US Zip Code Choropleth

Create a pannable, zoomable, customizeable, geographical representation of numeric values using R and Leaflet.

January 3, 2021

First, it’s important to recognize that Zip Codes are not polygons - they are a way for the US Post Office to associate mailing addresses with a particular post office or metro area delivery station, like a lookup table. However, the US Census Bureau created the “Zip Code Tabulation Area” (ZCTA) to generalize an areal representation of Zip Code service areas. This post demonstrates how to create a choropleth map using ZCTAs, R, and the leaflet library. I originally posted this to reddit.

library(rgdal)
library(leaflet)
library(dplyr)
library(data.table)
library(htmlwidgets)

Download the ZCTA Shapefile

Spatial polygons come in various formats - I tend to work with shapefiles and geojsons the most. For this example, I’m downloading the ZCTA shapefile from the U.S. Census Bureau website. I’m using the cb_2018_us_zcta510_500k.zip [59 MB] file found here: Cartographic Boundary Files - Shapefile. There are other useful US shapefiles here, too, that include county, state, and metropolitan polygons.

Note the tidycensus package has great wrapper functions to pull down data from the US Census Bureau website, but I’m not doing that here because I want some code that I can use for other shapefiles.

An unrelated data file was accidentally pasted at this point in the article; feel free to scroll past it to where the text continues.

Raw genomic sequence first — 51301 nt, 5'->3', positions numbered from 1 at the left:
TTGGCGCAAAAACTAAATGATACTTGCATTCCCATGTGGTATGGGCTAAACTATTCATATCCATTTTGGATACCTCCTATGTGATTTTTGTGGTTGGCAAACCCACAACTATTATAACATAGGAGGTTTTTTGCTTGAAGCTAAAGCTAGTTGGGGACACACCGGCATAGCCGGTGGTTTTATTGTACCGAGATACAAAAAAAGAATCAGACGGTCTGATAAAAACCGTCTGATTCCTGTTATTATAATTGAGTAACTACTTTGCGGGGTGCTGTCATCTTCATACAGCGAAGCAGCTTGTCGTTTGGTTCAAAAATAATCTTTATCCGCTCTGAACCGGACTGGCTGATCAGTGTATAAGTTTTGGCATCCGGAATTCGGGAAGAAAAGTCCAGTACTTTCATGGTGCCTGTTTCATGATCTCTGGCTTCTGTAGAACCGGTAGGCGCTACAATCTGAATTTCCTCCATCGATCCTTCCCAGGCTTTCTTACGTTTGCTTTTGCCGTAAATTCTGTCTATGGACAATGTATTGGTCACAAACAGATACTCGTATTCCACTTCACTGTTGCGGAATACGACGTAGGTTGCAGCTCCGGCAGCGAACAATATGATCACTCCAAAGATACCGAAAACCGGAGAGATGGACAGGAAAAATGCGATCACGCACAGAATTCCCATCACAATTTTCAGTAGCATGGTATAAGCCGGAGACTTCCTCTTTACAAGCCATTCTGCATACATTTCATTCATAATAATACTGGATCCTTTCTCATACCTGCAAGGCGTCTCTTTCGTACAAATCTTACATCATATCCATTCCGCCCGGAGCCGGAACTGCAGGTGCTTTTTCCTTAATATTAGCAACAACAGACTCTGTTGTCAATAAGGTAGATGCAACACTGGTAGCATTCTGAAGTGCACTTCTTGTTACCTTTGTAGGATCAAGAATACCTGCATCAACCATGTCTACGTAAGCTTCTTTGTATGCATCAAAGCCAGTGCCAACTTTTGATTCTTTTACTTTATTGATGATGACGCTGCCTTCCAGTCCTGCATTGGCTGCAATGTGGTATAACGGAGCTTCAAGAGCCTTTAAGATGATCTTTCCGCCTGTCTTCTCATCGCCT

Unzip the ZCTA Shapefile

Unzip the shapefile you downloaded and put it in your working directory. This folder represents the entire shapefile.

If you open the shapefile folder, you’ll see it’s composed of several files that describe its projection and shape. Go here to understand what each file does. For our purposes, we’ll be reading it in at the folder level.

Read it into the R session

Now using the rgdal library to read it in as a Large SpatialPolygonsDataFrame.

zcta_shapefile <-  rgdal::readOGR(
  dsn = "cb_2018_us_zcta510_500k", # this is the unzipped folder
  layer = "cb_2018_us_zcta510_500k", # this is the file inside of the unzipped folder
  verbose = FALSE
)

Create test data

Maybe you have a spreadsheet of addressed or a table that you would import here. I’m going to create some fake numbers just for this exercise.

TODO: Use a real dataset :)

# identify Alabama zip codes
al_zips <- 35004:36925

# get some random numbers
sales <- runif(length(al_zips), min=1000, max=5000) %>% round(0)

# put this in a dataframe
sales_data <- data.frame(
  state = 'AL',
  zip = al_zips,
  sales = sales
)

# ok, now i have some fake sales numbers
sales_data %>% head(5)
##   state   zip sales
## 1    AL 35004  2428
## 2    AL 35005  3770
## 3    AL 35006  3173
## 4    AL 35007  3249
## 5    AL 35008  3523

Join data

Join the test data to your SpatialPolygonsDataFrame “data” slot. Again, this will look a bit different if you’re using tidycensus and the Simple Features (sf) package (which is easier but not always an option with legacy data).

I tend to copy the data slot first so I can explore it easier in RStudio and then put it back in. But be careful not to duplicate or drop any rows in your join or it’ll get messed up. Again, this is easier in sf

# copy data
zcta_data <- data.table::copy(zcta_shapefile@data)